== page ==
- Human minds settle into fixed ways of looking at the world. That’s always been true and it’s probably always going to be true and I think... I’ve always felt that death is the greatest invention of life. I’m sure that life evolved without death at first, and found that without death life didn’t work very well. Because it didn’t make room for the young, who didn’t know how the world was fifty years ago, who didn’t know how the world was twenty years ago. Who saw it as it is today without any preconceptions, and saw and dreamed how it could be based on that. Who were not satisfied based on the accomplishments of the last thirty years, but who were dissatisfied because the current state didn’t live up to their ideals. Without death there would be very little progress.
- Computer World interview with Daniel Morrow (April 1995)
- I was worth about over a million dollars when I was twenty-three and over ten million dollars when I was twenty-four, and over a hundred million dollars when I was twenty-five and it wasn't that important because I never did it for the money.
- Interview in the PBS documentary Triumph of the Nerds: The Rise of Accidental Empires (1996)
- The only problem with Microsoft is they just have no taste. They have absolutely no taste. And I don't mean that in a small way, I mean that in a big way, in the sense that they don't think of original ideas, and they don't bring much culture into their products.
- Triumph of the Nerds (1996)
- I am saddened, not by Microsoft's success — I have no problem with their success. They've earned their success, for the most part. I have a problem with the fact that they just make really third-rate products.
- Triumph of the Nerds (1996)
- We have always been shameless about stealing great ideas.
- Triumph of the Nerds (1996)
- We hired truly great people and gave them the room to do great work. A lot of companies [...] hire people to tell them what to do. We hire people to tell us what to do. We figure we're paying them all this money; their job is to figure out what to do and tell us.
- Steve Jobs, 1996, Fresh Air radio interview by Terry Gross, npr.org, audio 26:30/31:05
- The management philosophy here really is to give people enough rope to hang themselves. We hire people to tell us what to do. That's what we pay them for.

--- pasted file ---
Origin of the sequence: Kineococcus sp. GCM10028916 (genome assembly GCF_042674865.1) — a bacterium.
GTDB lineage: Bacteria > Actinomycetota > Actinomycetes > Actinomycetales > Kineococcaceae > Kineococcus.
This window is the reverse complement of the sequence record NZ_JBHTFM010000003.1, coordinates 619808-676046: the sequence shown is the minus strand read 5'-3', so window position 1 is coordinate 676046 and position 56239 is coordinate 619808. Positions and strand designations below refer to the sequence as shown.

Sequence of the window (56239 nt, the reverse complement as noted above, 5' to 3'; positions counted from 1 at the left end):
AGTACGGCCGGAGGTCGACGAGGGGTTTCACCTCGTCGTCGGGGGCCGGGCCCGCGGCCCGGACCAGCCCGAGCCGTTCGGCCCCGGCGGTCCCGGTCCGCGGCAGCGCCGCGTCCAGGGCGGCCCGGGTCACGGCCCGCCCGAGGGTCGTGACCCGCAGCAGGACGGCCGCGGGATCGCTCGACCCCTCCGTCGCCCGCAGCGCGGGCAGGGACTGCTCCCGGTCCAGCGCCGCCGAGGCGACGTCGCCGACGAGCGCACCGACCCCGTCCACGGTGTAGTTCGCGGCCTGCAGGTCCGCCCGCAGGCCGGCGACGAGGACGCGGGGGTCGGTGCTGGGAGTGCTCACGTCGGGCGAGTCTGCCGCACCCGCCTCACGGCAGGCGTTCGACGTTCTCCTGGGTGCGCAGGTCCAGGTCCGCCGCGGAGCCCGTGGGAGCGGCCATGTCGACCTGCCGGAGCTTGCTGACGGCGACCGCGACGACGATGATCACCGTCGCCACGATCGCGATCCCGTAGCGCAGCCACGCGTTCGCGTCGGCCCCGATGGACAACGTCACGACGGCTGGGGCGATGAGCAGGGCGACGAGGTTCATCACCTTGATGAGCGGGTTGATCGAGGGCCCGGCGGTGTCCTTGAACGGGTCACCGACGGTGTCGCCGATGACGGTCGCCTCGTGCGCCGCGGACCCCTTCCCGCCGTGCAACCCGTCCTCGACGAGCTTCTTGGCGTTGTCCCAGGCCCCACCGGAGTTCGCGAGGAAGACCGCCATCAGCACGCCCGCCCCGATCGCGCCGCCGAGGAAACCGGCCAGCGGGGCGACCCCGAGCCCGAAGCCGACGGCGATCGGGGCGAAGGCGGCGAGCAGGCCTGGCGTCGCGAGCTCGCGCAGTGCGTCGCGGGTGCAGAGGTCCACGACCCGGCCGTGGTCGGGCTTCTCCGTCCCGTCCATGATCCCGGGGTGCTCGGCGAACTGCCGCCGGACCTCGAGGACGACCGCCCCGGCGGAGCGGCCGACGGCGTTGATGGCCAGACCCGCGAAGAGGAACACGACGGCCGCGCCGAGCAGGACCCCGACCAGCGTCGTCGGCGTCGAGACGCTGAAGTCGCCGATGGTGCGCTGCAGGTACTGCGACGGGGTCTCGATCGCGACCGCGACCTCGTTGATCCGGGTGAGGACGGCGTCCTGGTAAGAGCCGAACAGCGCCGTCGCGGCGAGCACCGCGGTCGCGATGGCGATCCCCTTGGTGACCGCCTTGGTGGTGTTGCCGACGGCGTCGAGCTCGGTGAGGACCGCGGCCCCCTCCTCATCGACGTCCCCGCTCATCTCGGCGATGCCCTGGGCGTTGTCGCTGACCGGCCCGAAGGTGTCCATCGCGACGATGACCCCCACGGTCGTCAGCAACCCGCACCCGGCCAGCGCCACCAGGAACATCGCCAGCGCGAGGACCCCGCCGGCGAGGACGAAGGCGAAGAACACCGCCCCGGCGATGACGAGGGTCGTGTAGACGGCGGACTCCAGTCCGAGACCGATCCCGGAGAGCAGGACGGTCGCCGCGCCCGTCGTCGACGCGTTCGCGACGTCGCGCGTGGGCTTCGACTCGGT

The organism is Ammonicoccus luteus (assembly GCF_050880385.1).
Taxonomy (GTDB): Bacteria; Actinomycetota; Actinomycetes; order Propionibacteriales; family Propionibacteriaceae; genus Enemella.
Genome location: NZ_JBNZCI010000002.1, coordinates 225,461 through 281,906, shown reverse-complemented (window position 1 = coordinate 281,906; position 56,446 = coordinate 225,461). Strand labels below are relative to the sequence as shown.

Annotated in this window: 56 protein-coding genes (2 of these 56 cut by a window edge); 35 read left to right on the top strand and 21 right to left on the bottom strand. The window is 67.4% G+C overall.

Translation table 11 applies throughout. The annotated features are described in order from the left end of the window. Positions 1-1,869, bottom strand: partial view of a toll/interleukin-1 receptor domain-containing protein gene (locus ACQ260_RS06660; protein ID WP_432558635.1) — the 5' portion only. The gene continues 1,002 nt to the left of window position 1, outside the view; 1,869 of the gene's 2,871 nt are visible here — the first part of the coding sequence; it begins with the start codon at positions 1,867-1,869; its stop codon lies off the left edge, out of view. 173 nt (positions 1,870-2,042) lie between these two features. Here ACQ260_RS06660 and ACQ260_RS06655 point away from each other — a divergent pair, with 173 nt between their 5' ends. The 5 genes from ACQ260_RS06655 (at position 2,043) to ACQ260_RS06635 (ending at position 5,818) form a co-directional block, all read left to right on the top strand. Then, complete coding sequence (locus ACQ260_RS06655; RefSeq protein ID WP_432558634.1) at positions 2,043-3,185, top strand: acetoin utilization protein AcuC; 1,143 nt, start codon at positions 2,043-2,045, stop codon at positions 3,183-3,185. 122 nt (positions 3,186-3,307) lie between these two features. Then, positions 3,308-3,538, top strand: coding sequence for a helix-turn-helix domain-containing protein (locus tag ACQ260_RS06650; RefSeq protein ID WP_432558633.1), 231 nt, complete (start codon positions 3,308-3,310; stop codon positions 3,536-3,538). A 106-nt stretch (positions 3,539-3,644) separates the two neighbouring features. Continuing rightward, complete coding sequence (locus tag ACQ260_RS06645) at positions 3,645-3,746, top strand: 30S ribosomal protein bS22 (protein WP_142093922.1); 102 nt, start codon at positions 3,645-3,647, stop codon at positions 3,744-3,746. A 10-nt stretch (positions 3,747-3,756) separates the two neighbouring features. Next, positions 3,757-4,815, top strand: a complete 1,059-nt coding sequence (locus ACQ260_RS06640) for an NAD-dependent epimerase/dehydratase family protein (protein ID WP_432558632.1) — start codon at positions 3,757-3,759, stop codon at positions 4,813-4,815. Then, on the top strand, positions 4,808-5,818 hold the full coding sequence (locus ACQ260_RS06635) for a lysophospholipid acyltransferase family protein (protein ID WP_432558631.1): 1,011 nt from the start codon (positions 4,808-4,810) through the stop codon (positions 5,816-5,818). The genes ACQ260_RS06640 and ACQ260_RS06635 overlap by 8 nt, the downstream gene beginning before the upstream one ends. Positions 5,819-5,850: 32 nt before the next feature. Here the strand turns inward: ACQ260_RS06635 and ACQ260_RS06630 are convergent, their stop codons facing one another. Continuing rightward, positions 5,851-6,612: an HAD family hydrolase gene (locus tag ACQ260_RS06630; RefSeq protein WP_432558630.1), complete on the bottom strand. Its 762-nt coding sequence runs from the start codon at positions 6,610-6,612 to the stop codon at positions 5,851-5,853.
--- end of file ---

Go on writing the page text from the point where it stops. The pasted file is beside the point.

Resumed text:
- Steve Jobs 1982, interview in InfoWorld March 4, 1982, p.15 books.google
- I wish him the best, I really do. I just think he and Microsoft are a bit narrow. He'd be a broader guy if he had dropped acid once or gone off to an ashram when he was younger.
- On Bill Gates as quoted in "Creating Jobs" in The New York Times (12 January 1997)
- "You‘ve got to start with the customer experience and work backwards to the technology."
- May 1997, World Wide Developers Conference (online video)52:15/52:22
- The products suck! There's no sex in them anymore!
- On products at Apple, just before his return to it BusinessWeek (July 1997)
- Apple has some tremendous assets, but I believe without some attention, the company could, could, could — I'm searching for the right word — could, could die.
- On his return as interim CEO of Apple, as quoted in TIME magazine (18 August 1997)
- Nobody has tried to swallow us since I've been here. I think they are afraid how we would taste.
- At the annual Apple shareholder meeting (22 April 1998)[specific citation needed]
- It looks like it's from another planet. A good planet. A planet with better designers
- Introduction of the first iMac computer in Cupertino, California, (6 May 1998)
- iMac is next year's computer for $1,299, not last year's computer for $999.
- But in the end, for something this complicated, it's really hard to design products by focus groups. A lot of times, people don't know what they want until you show it to them.
- As quoted in BusinessWeek (25 May 1998)
- Innovation has nothing to do with how many R&D dollars you have. When Apple came up with the Mac, IBM was spending at least 100 times more on R&D. It's not about money. It's about the people you have, how you're led, and how much you get it.
- As quoted in Fortune (9 November 1998); also quoted in "TIME digital 50" in TIME digital archive (1999)
- I think Pixar has the opportunity to be the next Disney — not replace Disney — but be the next Disney.
- As quoted in BusinessWeek (23 November 1998)
- I found that there were these incredibly great people at doing certain things, and that you couldn't replace one of these people with 50 average people. They could just do things that no number of average people could do.
Rolling Stone interview (1994) Edit
- Unfortunately, people are not rebelling against Microsoft. They don’t know any better.
- People say sometimes, "You work in the fastest-moving industry in the world." I don't feel that way. I think I work in one of the slowest. It seems to take forever to get anything done. All of the graphical-user interface stuff that we did with the Macintosh was pioneered at Xerox PARC [the company's legendary Palo Alto Research Center] and with Doug Engelbart at SRI [a future-oriented think tank at Stanford] in the mid-'70s. And here we are, just about the mid-'90s, and it's kind of commonplace now. But it's about a 10-to-20-year lag. That's a long time.